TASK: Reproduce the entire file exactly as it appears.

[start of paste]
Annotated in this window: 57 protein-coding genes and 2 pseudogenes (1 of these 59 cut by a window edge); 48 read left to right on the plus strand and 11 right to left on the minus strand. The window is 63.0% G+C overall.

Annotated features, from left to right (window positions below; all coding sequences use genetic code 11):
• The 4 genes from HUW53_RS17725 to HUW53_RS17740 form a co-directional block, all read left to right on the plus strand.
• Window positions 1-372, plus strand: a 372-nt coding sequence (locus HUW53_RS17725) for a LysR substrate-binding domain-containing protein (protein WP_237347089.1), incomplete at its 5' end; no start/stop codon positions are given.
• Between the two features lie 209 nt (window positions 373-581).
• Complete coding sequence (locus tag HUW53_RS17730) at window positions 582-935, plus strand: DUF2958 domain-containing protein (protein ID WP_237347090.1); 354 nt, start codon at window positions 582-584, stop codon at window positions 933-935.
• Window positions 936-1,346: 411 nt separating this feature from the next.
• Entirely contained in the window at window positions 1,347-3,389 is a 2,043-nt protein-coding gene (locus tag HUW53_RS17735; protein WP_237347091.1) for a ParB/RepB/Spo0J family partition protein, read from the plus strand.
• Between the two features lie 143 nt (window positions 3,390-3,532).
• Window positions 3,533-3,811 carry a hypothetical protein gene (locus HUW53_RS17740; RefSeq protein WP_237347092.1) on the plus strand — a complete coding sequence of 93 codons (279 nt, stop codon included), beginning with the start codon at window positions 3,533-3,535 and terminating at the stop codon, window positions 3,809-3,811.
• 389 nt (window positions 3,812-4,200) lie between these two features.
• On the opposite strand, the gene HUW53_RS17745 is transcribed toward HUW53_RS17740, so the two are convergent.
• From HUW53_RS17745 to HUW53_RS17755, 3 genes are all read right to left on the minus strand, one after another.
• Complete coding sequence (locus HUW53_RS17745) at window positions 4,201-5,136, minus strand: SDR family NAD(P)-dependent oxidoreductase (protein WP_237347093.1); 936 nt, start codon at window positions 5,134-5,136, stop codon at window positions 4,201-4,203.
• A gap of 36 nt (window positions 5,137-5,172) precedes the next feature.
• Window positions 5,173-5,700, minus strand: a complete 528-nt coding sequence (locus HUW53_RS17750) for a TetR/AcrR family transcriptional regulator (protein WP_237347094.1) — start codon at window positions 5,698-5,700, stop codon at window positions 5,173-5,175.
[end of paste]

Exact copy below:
Annotated in this window: 57 protein-coding genes and 2 pseudogenes (1 of these 59 cut by a window edge); 48 read left to right on the plus strand and 11 right to left on the minus strand. The window is 63.0% G+C overall.

Annotated features, from left to right (window positions below; all coding sequences use genetic code 11):
• The 4 genes from HUW53_RS17725 to HUW53_RS17740 form a co-directional block, all read left to right on the plus strand.
• Window positions 1-372, plus strand: a 372-nt coding sequence (locus HUW53_RS17725) for a LysR substrate-binding domain-containing protein (protein WP_237347089.1), incomplete at its 5' end; no start/stop codon positions are given.
• Between the two features lie 209 nt (window positions 373-581).
• Complete coding sequence (locus tag HUW53_RS17730) at window positions 582-935, plus strand: DUF2958 domain-containing protein (protein ID WP_237347090.1); 354 nt, start codon at window positions 582-584, stop codon at window positions 933-935.
• Window positions 936-1,346: 411 nt separating this feature from the next.
• Entirely contained in the window at window positions 1,347-3,389 is a 2,043-nt protein-coding gene (locus tag HUW53_RS17735; protein WP_237347091.1) for a ParB/RepB/Spo0J family partition protein, read from the plus strand.
• Between the two features lie 143 nt (window positions 3,390-3,532).
• Window positions 3,533-3,811 carry a hypothetical protein gene (locus HUW53_RS17740; RefSeq protein WP_237347092.1) on the plus strand — a complete coding sequence of 93 codons (279 nt, stop codon included), beginning with the start codon at window positions 3,533-3,535 and terminating at the stop codon, window positions 3,809-3,811.
• 389 nt (window positions 3,812-4,200) lie between these two features.
• On the opposite strand, the gene HUW53_RS17745 is transcribed toward HUW53_RS17740, so the two are convergent.
• From HUW53_RS17745 to HUW53_RS17755, 3 genes are all read right to left on the minus strand, one after another.
• Complete coding sequence (locus HUW53_RS17745) at window positions 4,201-5,136, minus strand: SDR family NAD(P)-dependent oxidoreductase (protein WP_237347093.1); 936 nt, start codon at window positions 5,134-5,136, stop codon at window positions 4,201-4,203.
• A gap of 36 nt (window positions 5,137-5,172) precedes the next feature.
• Window positions 5,173-5,700, minus strand: a complete 528-nt coding sequence (locus HUW53_RS17750) for a TetR/AcrR family transcriptional regulator (protein WP_237347094.1) — start codon at window positions 5,698-5,700, stop codon at window positions 5,173-5,175.